As a teacher of people of all ages who want to learn to speak French, I am never surprised when my students ask me about bad words in French. In fact, even adults will ask me to teach them some basic French phrases, and then little French slang to sound cool.
It can be amusing, of course, to be a bit naughty in a foreign language, since slang doesn’t carry the same effect in another language as it does in your own.
Then again, not all French slang is bad, though. In fact, slang can even just mean that you’re using colloquialisms, or words that are popular in conversation, but may not be super formal. Which brings me to my next point…
When Using French Slang, Know Your Audience
One thing to keep in mind is that you have to know who your audience is when using French slang. How you address your mom or dad is different than how you address a potential employer. Can you imagine if you said to a friend’s parents, upon meeting them for the first time, “Yo dog, what’s up?” It’s important to be selective when choosing which French vocabulary words you use.
And...Know Your Register With French Slang
Register is a fancy-pants term to describe the formality (or informality) of your spoken and written speech. You could seriously offend someone if you use the wrong register of speech. So reader, beware! The list below contains words that should be reserved for friends you know well, and usually younger people (or at least those who are very open-minded!). The French can be more formal than Americans, so it's also important to keep cultural differences in mind.
Don’t Forget: French Translation Is Tricky!
Selecting the right word goes beyond slang—sometimes words are just lost in translation. This happens when goes from English to French, as you may be doing, or French to English, too.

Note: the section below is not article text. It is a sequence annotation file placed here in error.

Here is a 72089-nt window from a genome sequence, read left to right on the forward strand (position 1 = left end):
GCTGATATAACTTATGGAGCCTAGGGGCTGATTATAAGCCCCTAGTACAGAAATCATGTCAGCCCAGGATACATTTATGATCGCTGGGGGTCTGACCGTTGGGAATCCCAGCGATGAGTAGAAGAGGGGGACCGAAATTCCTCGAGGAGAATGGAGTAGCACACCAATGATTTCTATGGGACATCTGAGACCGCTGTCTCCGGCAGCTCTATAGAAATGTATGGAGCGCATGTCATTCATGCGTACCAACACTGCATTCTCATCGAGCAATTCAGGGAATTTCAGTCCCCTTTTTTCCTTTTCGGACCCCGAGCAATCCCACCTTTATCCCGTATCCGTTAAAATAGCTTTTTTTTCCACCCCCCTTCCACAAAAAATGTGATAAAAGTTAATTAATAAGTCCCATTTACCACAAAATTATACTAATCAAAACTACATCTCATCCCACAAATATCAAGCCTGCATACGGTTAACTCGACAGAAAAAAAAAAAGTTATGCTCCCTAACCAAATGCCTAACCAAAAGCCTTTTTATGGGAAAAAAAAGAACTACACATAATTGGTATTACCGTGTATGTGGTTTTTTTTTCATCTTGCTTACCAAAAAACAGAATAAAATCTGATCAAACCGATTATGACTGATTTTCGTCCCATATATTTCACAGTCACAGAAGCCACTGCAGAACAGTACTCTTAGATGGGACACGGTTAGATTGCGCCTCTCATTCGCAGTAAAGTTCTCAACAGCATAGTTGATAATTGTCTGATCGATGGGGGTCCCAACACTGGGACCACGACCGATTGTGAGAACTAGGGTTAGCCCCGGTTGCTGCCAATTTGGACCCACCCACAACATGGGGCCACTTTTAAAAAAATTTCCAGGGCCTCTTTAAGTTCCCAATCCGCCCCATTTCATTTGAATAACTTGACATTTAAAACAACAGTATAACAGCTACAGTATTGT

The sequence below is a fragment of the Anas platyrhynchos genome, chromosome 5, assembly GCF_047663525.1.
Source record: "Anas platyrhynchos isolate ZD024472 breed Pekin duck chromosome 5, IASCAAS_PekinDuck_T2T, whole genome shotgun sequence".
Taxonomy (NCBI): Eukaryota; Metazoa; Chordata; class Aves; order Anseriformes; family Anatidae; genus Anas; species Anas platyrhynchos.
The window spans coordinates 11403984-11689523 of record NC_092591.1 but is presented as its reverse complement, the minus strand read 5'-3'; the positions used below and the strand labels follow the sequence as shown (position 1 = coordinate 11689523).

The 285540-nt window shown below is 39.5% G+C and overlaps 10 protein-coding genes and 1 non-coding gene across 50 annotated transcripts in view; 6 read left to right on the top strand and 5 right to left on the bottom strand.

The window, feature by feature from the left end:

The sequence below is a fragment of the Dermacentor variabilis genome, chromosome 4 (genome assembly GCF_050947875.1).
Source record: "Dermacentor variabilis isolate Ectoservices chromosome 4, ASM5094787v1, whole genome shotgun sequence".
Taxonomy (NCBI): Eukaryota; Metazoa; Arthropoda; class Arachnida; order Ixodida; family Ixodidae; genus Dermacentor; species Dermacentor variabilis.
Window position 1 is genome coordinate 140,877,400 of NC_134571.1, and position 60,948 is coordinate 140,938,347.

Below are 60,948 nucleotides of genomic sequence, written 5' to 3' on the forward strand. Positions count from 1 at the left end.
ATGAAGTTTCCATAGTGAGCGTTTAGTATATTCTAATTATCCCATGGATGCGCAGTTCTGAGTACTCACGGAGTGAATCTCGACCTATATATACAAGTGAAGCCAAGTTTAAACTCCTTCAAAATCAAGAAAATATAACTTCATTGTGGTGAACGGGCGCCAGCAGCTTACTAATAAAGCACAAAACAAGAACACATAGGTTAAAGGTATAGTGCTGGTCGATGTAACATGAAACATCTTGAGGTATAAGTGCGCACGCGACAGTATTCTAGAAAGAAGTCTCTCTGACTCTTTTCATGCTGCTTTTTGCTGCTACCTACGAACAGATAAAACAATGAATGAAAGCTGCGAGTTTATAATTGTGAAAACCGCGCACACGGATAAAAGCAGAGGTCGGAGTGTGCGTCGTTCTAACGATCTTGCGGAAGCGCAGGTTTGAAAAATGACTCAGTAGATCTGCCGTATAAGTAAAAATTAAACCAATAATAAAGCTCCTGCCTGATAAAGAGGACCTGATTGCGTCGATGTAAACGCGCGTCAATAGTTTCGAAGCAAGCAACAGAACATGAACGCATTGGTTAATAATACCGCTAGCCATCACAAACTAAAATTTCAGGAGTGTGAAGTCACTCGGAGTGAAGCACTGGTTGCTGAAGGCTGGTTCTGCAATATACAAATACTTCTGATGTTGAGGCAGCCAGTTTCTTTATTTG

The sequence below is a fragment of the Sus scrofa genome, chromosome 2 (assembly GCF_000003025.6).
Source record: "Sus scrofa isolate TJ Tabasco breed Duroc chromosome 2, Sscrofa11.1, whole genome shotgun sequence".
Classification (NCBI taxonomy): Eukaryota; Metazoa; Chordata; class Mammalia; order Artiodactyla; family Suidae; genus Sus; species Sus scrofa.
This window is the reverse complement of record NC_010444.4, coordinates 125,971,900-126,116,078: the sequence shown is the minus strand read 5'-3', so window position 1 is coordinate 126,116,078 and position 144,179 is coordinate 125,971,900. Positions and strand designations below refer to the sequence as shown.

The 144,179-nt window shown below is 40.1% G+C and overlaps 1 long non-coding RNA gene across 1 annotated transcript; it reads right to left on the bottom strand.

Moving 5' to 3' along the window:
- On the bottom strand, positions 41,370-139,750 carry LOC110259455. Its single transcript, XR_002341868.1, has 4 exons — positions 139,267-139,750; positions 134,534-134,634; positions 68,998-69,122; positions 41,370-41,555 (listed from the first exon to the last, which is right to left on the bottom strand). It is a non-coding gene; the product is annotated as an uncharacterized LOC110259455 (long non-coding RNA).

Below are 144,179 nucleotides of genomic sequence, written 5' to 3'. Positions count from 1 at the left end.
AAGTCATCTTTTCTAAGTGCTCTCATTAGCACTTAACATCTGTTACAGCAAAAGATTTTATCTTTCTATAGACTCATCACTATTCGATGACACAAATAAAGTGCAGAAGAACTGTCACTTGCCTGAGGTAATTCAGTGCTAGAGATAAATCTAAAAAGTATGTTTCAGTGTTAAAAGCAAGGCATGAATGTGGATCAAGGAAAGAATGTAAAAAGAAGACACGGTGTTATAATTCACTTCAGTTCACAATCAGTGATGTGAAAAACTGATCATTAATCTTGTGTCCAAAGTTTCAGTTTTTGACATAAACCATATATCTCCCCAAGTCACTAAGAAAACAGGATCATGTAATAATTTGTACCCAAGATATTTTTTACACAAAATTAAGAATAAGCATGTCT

And Onwards, With Our Top 20 French Slang List!
Now that you know to think about with whom you're using these words and in which situations (formal or informal), let's get right down to it! Here's my top 20 French slang words for French learners!
If you’ve ever played cards or watched a sporting event, you may have heard the term “nil.” This fancy term comes from Latin for “zero.” As it has made its way into French, its become “nul” in the masculine form or “nulle.” If you have any French friends or have practiced learning even basic French phrases, you’ve definitely heard this one to mean stupid, dumb or worthless. You can even hear in French songs, “Il est trop nul!” when a girl is trashing her ex. Master using “nul” and you will definitely sound like a native!
- Casse-toi, je me casse
This example can sound like you are on the verge of being rude, but it’s typical French slang for “get out of here!” or “I’m getting the heck outta here!” The verb “casser” literally means “to break,” but when we put it in the reflexive form (see the little “me” in front of it?) it means “to break oneself.” Of course, the slang meaning is lost, which is why we suggest avoiding translating literally!
“Il est trop cool, ce mec!” Think of how many slang words we have for “man.” Dude, bro, guy…mec replaces all of these. It’s informal, of course, just like “dude” is, even though the origins of the two words are quite different. Mec may come from maquereau, meaning a panderer, while “dude” was allegedly a 19th century French slang word for men who wore extravagant clothing!